BULLS & BEARS: What's seen as wisdom is financial pornography

June 13, 2005

In 1995, Jane Bryant Quinn wrote an article in Newsweek titled "The Big Tease" and used the term "financial pornography" to describe magazine headlines we have all seen.

Headlines like:

"Ten Mutual Funds to Buy Now"

"Surefire Oil Stocks"

"Five Stocks to Own for Your LIFE" "How to Profit from $100 Oil" One of the definitions of pornography in Webster's is "the depiction of acts in a sensational manner so as to arouse a quick intense emotional reaction." Replace the word "acts" with "investment information," and you get a good definition of financial or investment pornography.

This soft-core porn is everywhere: magazines, TV, e-mails, Web sites and, soon, instant messages to your cell phone. That is reason enough to put your cell phone number on the national do-not-call list.

What many of us forget is that all these diverse media vying for your eyes aren't trying to offer you advice, nor are they trying to influence you into making a rational financial decision. They are selling advertising.

The only reason financial magazines, Web sites and the CNBCs of the world exist is to earn revenue from ad sales. Ad revenue is a direct result of ratings (replace ratings with circulation if you want) and ratings are boosted by sensationalism.

If you want to see an example of extreme, hard-core, financial sensationalism that elicits an intense emotional reaction, just watch 15 minutes of "Mad Money" with James Cramer tonight on CNBC. Just talking about stocks makes the guy sweat, pace, scream and just about blow a heart valve on every show.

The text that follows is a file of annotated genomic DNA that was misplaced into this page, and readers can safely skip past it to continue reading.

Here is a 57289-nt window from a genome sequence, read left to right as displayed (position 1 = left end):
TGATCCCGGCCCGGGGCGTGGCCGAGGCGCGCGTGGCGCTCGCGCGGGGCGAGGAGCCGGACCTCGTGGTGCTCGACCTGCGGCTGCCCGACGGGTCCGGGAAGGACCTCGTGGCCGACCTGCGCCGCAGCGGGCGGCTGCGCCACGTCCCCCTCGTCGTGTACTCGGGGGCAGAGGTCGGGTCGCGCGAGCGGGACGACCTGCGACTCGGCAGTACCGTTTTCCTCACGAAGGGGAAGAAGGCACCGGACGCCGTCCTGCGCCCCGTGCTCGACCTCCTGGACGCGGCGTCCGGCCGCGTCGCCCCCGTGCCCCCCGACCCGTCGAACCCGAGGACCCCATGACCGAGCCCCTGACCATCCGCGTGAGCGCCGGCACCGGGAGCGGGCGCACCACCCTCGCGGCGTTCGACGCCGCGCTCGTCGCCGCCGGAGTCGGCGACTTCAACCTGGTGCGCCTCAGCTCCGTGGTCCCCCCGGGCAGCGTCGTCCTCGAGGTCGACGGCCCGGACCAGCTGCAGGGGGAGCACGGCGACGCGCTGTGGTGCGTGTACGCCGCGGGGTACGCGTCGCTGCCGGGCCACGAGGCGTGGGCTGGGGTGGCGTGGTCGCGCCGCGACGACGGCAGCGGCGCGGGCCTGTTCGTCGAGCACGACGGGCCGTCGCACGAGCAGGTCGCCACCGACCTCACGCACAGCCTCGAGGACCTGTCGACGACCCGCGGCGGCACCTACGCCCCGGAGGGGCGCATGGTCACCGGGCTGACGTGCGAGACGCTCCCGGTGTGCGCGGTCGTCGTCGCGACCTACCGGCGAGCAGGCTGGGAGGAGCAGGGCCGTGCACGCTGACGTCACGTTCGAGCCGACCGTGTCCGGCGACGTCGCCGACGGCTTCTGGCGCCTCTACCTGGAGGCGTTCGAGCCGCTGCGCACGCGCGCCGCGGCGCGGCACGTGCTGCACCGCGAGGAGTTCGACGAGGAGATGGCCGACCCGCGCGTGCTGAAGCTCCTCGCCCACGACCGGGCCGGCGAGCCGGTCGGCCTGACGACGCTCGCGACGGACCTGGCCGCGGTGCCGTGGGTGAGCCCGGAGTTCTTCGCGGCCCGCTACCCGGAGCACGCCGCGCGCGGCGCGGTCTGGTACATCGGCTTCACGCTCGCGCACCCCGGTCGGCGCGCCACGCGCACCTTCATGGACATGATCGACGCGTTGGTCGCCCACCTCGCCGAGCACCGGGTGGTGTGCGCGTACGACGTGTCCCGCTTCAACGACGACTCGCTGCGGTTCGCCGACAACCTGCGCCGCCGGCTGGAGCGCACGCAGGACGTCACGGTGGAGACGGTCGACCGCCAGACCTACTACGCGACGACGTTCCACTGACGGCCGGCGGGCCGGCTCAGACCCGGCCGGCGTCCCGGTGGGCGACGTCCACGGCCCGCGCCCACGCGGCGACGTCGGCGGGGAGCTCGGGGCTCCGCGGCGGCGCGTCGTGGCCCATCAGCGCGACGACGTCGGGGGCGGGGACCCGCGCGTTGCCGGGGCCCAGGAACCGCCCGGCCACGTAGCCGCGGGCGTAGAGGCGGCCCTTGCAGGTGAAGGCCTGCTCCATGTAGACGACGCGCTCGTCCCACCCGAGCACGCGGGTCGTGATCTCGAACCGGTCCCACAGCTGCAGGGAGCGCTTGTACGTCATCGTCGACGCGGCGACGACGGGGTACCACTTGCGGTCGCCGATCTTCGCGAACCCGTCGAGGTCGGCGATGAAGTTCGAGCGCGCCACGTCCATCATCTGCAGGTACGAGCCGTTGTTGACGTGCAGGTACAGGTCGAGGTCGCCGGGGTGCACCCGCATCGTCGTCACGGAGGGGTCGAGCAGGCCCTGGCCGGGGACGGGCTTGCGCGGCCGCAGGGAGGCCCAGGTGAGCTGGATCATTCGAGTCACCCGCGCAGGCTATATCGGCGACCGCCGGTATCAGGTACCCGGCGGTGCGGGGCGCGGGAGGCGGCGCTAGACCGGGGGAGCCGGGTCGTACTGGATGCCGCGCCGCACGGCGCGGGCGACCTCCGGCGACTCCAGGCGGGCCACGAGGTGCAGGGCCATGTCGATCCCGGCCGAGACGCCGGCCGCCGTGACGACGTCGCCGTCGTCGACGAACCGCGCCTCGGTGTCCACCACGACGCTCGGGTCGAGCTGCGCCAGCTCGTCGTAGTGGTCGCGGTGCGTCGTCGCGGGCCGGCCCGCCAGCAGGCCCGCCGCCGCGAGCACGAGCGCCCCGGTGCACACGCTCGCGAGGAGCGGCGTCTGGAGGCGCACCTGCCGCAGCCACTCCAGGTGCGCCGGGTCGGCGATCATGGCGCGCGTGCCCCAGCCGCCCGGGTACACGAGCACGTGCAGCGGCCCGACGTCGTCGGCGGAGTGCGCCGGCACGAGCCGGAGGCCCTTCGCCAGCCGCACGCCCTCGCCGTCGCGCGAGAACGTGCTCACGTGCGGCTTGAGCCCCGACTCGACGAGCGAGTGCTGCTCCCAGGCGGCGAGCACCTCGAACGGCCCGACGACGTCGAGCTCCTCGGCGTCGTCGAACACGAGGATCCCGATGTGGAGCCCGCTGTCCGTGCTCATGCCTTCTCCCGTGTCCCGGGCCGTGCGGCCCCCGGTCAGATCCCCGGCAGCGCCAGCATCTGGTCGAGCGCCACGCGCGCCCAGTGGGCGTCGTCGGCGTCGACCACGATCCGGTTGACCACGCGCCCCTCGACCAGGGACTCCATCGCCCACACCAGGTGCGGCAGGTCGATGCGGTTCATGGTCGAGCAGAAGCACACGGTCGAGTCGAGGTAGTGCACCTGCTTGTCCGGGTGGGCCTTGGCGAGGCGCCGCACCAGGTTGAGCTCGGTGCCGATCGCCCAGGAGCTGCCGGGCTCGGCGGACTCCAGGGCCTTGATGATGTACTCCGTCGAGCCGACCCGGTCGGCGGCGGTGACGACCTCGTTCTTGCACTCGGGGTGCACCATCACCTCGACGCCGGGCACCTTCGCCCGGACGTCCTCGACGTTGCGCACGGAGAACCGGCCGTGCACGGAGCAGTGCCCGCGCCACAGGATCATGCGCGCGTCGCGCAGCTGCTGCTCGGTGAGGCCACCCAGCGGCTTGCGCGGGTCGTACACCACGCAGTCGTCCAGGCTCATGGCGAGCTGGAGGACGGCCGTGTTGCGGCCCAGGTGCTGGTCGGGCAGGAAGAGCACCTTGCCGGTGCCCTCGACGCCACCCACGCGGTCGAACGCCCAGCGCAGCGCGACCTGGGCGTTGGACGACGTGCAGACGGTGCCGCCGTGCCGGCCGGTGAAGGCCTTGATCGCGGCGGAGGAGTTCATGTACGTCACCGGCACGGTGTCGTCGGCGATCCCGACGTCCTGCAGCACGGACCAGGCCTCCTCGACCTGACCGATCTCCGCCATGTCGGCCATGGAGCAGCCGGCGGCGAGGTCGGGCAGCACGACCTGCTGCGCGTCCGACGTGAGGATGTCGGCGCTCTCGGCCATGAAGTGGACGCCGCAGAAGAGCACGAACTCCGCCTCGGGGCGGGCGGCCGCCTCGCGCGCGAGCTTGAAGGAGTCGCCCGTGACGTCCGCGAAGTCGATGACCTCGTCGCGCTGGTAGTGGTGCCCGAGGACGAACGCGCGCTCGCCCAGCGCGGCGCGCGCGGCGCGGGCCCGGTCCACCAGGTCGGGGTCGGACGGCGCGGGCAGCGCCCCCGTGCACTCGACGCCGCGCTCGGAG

Sometimes from this entertainment you will glean a useful tidbit that could provoke you into further research. That's good. Research it and then decide what to do.

Unfortunately, though, instead of prompting research, this smut sometimes influences an investor into a snap decision or makes him second-guess his current holdings.

I'd bet if you only bought the stocks of companies when the CEO was on CNBC crowing about how great his or her business was going, you would have some pretty pitiful returns to show for it.

Lately, the CEOs of homebuilding companies have been interviewed a lot. Business is fantastic. But in the last two years, these stocks have already gone up threefold; since 9/11, they are up six- or eightfold. I can't imagine the next few years will be as kind to current investors.

My belief is, when a CEO is in your face extolling the virtues of his company and bragging about how great business is, it's time to grab the clicker and shut off the porn.

Instead, do what you are doing right now ... some good, wholesome reading.

Dave Gilreath is co-owner of Indianapolis-based Sheaff Brock Investment Advisors, money management firm. Views expressed are his own. He can be reached at 705-5700 or daveg@sheaffbrock.com.
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